Yesterday, Friday November 18th, was national independence day, when power was transferred in 1956 from France to King Mohammed V, grandfather of the current ruler. There were some banners celebrating the anniversary, but no fireworks, marches, or free ice cream anywhere I visited. Young people with whom I spoke on Friday, continued the refrain reported before–they want to make a contribution but feel stymied by the favortism, lack of opportunities, weak educational system, and lack of government accountability. Amid their critiques, I don’t detect a bitterness about the country; it’s clearly focused on the traditional way of doing business, through family and business ties. Whether they are educated overseas or only in Morocco, there is a love of country constrained by what they feel is a lack of reciprocity from the “system.”
It’s a little after 2 in the morning in Tangier. I’m here to attend MEDAYS, think World Economic Forum sort of in Morocco. First went to Rabat via the coastal road from Kenitra…and I finally saw some campaign workers quite enthusiatic about their candidate…an octogenarian with the Green Party. Expected to see loads more activity in Sale, but was disappointed by the scarcity of posters/banners. This is a stronghold of the moderate-speaking Islamic Justice and Development Party (PJD) and I was hoping for a bit more zing…nothing doing.
In Tangier, a city that everyone interviewed to date has conceded to the PJD, there is always a temptation to quote Paul Bowles or mention something cool from when it was an international city until it was returned to Morocco…all the stuff of great romance and intrigue for history and society buffs, but I’m drawing a blank. It seems that Tangier today, slowly undergoing a transition back to a first class tourist destination, it caught between a population that wants a dynamic future, and a staid political leadership that some claim are drug smugglers and people who have enriched themselves through illegal businesses. B movie stuff for sure…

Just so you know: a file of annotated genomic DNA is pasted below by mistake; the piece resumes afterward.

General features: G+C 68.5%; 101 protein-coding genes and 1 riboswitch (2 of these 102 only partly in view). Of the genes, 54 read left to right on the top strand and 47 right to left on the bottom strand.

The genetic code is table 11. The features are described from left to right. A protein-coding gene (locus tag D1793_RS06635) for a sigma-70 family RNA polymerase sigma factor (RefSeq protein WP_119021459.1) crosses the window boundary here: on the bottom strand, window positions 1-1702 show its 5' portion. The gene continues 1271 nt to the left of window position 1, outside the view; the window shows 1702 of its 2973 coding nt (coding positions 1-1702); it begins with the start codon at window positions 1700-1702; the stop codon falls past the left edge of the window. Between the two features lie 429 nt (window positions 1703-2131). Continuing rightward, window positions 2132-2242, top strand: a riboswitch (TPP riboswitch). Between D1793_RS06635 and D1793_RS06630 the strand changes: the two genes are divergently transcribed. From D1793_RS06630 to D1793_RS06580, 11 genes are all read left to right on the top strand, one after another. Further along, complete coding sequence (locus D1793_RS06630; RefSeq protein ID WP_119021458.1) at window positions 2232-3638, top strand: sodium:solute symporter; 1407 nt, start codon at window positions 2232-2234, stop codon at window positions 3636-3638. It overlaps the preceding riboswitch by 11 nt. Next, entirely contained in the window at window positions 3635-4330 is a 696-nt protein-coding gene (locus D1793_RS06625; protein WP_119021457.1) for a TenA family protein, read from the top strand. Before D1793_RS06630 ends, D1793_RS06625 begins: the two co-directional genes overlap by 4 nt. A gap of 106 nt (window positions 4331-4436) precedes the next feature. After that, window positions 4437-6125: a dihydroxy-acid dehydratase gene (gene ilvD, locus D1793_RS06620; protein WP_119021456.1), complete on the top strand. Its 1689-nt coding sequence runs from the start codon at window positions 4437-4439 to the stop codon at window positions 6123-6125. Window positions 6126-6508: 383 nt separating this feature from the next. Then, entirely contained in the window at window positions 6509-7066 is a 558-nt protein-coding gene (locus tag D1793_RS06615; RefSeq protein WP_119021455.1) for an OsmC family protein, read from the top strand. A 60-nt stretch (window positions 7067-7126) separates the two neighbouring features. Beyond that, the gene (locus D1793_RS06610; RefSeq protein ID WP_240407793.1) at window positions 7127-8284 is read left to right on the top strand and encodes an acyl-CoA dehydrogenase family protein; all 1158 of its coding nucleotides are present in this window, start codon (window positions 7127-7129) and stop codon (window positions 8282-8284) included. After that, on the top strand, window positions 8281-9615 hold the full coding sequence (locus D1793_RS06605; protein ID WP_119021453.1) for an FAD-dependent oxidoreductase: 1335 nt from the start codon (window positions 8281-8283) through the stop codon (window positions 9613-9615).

Everyone has a story, even if I had to eke through my decades-old Spanish recall to decode it. People from the region with whom I spoke were quite adamant about the need to clean up the region, and that perhaps the PJD should be given the reins of government to see what they could do. Of course, given the arcane list system employed in Morocco, which ensures that there can only be a coalition government, they said that even the PJD will have to deal with traditional politicos if they are to instill a new style of leadership in the Parliament.
On another note, one can see why Morocco is the denim capital of the world, both in terms of production and export and domestic consumption. No matter what’s on top–leather jacket, sweater, oversized shirt, or tank top, jeans are ubiquitous. Both genders, most ages below ‘old,’ regardless of the footwear, jeans are the statement of the year. Sitting outside the “SPACE lounge club” on a main boulevard, observing the parade of patrons, the frustration of young people and the economic divide between the dancers and the servers is banged home. Like most Americans, Moroccans feel that the government needs to ensure the stability and growth of its middle class to survive and succeed…they want to see that challenge at the top of the list for the new Parliament.